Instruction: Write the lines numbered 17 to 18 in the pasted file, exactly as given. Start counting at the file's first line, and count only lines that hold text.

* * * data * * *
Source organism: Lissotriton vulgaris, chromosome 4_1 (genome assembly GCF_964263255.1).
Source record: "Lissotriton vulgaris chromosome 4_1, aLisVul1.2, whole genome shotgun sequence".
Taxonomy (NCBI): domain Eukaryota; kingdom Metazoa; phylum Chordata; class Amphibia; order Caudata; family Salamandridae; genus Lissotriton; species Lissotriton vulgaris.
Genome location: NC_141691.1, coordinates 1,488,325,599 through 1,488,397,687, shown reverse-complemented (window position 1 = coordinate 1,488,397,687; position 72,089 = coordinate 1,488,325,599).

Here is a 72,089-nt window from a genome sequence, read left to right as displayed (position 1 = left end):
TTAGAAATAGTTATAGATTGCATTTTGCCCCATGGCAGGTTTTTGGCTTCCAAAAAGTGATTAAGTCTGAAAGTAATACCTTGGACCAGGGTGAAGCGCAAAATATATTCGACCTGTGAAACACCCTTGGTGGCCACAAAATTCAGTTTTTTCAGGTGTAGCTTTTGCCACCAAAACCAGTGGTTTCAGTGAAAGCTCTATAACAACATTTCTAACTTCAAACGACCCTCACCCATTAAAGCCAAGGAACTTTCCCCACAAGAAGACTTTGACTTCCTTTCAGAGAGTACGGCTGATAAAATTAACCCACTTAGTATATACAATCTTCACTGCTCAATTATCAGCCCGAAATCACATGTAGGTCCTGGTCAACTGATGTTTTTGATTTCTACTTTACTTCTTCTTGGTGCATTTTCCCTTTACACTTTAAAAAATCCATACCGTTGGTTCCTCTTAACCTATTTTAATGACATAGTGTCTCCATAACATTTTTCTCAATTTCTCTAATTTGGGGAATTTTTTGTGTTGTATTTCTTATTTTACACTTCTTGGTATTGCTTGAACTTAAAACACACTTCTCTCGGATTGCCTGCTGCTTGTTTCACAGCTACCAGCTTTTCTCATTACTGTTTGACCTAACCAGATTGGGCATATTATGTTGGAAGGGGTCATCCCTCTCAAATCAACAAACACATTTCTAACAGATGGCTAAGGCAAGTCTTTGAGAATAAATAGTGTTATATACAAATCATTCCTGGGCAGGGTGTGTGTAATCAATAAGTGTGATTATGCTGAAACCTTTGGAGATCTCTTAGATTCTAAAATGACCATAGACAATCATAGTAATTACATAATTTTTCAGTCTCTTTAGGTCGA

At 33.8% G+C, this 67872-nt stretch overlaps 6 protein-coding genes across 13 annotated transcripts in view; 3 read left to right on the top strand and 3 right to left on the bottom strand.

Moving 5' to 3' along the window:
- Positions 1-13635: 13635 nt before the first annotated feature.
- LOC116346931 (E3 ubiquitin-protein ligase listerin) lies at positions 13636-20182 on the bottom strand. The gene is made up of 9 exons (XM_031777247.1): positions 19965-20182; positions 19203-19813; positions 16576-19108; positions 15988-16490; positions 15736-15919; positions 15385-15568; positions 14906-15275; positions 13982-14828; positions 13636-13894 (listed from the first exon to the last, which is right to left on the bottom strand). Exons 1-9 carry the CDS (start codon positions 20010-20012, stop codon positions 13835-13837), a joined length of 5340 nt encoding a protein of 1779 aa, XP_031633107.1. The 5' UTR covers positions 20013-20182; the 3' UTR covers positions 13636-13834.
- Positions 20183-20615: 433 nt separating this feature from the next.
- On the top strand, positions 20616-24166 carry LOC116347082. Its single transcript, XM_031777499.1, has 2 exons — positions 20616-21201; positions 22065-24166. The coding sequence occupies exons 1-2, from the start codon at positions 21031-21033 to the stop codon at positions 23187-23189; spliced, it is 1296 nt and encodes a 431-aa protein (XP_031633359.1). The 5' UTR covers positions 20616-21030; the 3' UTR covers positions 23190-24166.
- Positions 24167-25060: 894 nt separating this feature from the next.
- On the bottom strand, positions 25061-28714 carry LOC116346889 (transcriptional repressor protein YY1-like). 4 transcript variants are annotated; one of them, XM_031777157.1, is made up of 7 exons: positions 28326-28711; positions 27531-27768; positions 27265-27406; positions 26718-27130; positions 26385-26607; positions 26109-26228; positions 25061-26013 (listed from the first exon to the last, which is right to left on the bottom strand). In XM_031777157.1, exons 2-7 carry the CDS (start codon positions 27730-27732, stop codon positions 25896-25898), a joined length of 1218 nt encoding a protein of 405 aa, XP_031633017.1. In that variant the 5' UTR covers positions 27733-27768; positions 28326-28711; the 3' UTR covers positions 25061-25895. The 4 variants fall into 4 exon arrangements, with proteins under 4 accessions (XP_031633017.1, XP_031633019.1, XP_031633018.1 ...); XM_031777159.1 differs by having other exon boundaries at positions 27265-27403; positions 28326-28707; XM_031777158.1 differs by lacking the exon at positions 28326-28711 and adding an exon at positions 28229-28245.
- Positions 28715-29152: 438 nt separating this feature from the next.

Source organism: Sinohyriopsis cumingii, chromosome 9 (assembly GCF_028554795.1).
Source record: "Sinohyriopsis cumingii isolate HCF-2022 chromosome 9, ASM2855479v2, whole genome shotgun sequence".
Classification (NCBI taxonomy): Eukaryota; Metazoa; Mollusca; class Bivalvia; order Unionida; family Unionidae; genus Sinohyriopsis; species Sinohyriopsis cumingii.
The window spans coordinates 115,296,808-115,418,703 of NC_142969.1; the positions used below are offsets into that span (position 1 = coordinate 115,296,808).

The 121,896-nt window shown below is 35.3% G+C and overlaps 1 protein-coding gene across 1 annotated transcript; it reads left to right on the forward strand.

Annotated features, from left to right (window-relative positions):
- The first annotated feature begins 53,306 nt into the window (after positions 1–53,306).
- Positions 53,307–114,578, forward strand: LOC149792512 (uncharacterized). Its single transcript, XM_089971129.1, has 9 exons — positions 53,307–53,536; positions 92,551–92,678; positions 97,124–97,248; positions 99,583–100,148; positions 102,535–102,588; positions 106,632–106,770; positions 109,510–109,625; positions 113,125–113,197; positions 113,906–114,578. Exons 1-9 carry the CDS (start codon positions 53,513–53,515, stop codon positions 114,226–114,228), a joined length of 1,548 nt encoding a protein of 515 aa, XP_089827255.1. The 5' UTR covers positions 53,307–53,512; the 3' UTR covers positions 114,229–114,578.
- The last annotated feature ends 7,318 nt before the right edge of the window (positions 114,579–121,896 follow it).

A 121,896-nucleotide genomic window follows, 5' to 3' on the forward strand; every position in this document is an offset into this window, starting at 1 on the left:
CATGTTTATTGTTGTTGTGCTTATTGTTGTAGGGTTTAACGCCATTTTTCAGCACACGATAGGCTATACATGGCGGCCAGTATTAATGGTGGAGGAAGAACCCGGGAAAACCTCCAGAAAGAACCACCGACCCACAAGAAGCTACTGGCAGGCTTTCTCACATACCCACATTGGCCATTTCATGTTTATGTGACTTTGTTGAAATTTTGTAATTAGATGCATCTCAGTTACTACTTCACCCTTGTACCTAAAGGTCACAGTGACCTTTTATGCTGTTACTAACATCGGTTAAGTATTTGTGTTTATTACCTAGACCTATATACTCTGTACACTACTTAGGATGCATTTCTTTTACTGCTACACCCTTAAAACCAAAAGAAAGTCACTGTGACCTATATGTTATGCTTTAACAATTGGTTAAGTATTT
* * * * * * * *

Source record: "Sinohyriopsis cumingii isolate HCF-2022 chromosome 9, ASM2855479v2, whole genome shotgun sequence".
Classification (NCBI taxonomy): Eukaryota; Metazoa; Mollusca; class Bivalvia; order Unionida; family Unionidae; genus Sinohyriopsis; species Sinohyriopsis cumingii.